• Age of the greatest number who died: between 35 and 39
  • Bodies found "intact": 289
  • Body parts found: 19,858
  • Number of families who got no remains: 1,717
  • Estimated units of blood donated to the New York Blood Center: 36,000
  • Total units of donated blood actually used: 258
  • Number of people who lost a spouse or partner in the attacks: 1,609
  • Estimated number of children who lost a parent: 3,051
  • Percentage of Americans who knew someone hurt or killed in the attacks: 20
  • FDNY retirements, January–July 2001: 274
  • FDNY retirements, January–July 2002: 661
  • Number of firefighters on leave for respiratory problems by January 2002: 300
  • Number of funerals attended by Rudy Giuliani in 2001: 200
  • Number of FDNY vehicles destroyed: 98
  • Tons of debris removed from site: 1,506,124
  • Days fires continued to burn after the attack: 99
  • Jobs lost in New York owing to the attacks: 146,100
  • Days the New York Stock Exchange was closed: 6
  • Point drop in the Dow Jones industrial average when the NYSE reopened: 684.81
  • Days after 9/11 that the U.S. began bombing Afghanistan: 26
  • Total number of hate crimes reported to the Council on American-Islamic Relations nationwide since 9/11: 1,714
  • Economic loss to New York in month following the attacks: $105 billion
  • Estimated cost of cleanup: $600 million
  • Total FEMA money spent on the emergency: $970 million
  • Estimated amount donated to 9/11 charities: $1.4 billion
  • Estimated amount of insurance paid worldwide related to 9/11: $40.2 billion
  • Estimated amount of money needed to overhaul lower-Manhattan subways: $7.5 billion
  • Amount of money recently granted by U.S. government to overhaul lower-Manhattan subways: $4.55 billion
  • Estimated amount of money raised for funds dedicated to NYPD and FDNY families: $500 million
  • Percentage of total charity money raised going to FDNY and NYPD families: 25
  • Average benefit already received by each FDNY and NYPD widow: $1 million
  • Percentage increase in law-school applications from 2001 to 2002: 17.9
  • Percentage increase in Peace Corps applications from 2001 to 2002: 40
  • Percentage increase in CIA applications from 2001 to 2002: 50
  • Number of songs Clear Channel Radio considered "inappropriate" to play after 9/11: 150
  • Number of mentions of 9/11 at the Oscars: 26
  • Apartments in lower Manhattan eligible for asbestos cleanup: 30,000
  • Number of apartments whose residents have requested cleanup and testing: 4,110
  • Number of Americans who changed their 2001 holiday-travel plans from plane to train or car: 1.4 million
  • Estimated number of New Yorkers suffering from post-traumatic-stress disorder as a result of 9/11: 422,000
They are humbling to me. My life changed, along with so many others around the world. But for each of the numbers above, there is a life that was altered in ways that I can't fathom because I am blessed to be where I am. I remember the gas lines, the grocery stores having empty shelves, the images played over and over and over. But what I never experienced was the terror of hearing, of receiving the news that my loved one was gone. Gives me chills just thinking about it.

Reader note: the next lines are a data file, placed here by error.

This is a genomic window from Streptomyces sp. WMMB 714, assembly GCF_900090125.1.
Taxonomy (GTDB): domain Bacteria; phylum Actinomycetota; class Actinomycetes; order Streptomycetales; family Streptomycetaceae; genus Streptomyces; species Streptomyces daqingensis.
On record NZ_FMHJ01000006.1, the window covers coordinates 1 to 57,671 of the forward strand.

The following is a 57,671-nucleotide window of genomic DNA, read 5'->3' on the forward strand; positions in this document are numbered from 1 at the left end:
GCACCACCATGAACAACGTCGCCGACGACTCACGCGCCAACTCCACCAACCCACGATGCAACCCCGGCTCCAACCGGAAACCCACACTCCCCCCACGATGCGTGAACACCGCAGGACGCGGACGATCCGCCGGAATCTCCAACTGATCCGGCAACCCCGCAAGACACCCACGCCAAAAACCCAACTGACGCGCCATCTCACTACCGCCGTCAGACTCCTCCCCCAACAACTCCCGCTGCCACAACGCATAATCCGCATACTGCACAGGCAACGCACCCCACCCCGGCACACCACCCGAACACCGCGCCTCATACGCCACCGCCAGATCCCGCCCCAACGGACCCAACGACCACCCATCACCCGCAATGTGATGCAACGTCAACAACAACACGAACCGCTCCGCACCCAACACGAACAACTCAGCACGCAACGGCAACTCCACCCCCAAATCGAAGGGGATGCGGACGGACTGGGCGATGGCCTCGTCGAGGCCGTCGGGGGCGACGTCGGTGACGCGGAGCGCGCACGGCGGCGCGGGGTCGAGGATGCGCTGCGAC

I recalled the photograph I took back in 1999 and realized the importance of the image, at least for me. And as I began my landmark series I knew that would be the first that I would paint. It was my way of simply honoring the lives, the loss, the heroes, and our way of life. That painting is at the top of this page and a few others, from Mobile, are below.  The New York one is the only one not from Mobile in the series. I plan on spending some time today praying for all those families who find waking up on this day to be one they would rather sleep through. May God be with them and you.

Bienville Square Fountain in Mobile, watercolor/mixed media
St. Joseph's at Spring Hill College, Mobile, Al. 
You can see all of the images in my Landmark Series here.

Thursday, September 2, 2010

How Do You Start Your Day?

Biological clocks fascinate me a bit. It doesn't matter how tired I am, at 7am my internal clock goes off with a bing and a bang! I could lay there and fight it, but it does me no good. Rolling out of bed to brew the cup of Joe that I have only come to appreciate in this last year, is a pattern I have found myself in, and can I share a secret? I LOVE it!

Not the coffee, that is more of a 'like', but the routine, of waking, seeing a new day with all its possibilities, and embracing it thoughtfully, quietly, makes my spirit content. Often I pray, often I read through my art journal, often I write down my thoughts, but ALWAYS I breathe. I breathe deeply and slowly. I breathe in God and out everything else. I breathe in courage and out fear. I breathe in peace and out drama. I breathe in the love I have for my hubs and family, and breathe out love into the world. And then I step forward into my day. 

So tell do you start yours?

And as always, I must include art into my day so this morning, after all my breathing and drinking Joe, the beauty of the ivy that surrounded me made me think. God must love green, in fact, I wonder if it's his favorite color. But, it's not mine, and I couldn't leave well enough alone. A wild hair got the better of me and I chose  to give one green leaf a little "personality". Even bugs and critters and birds need a little art in their world too, so I gave them some. May your day be filled with beauty today, even in the darkest moments.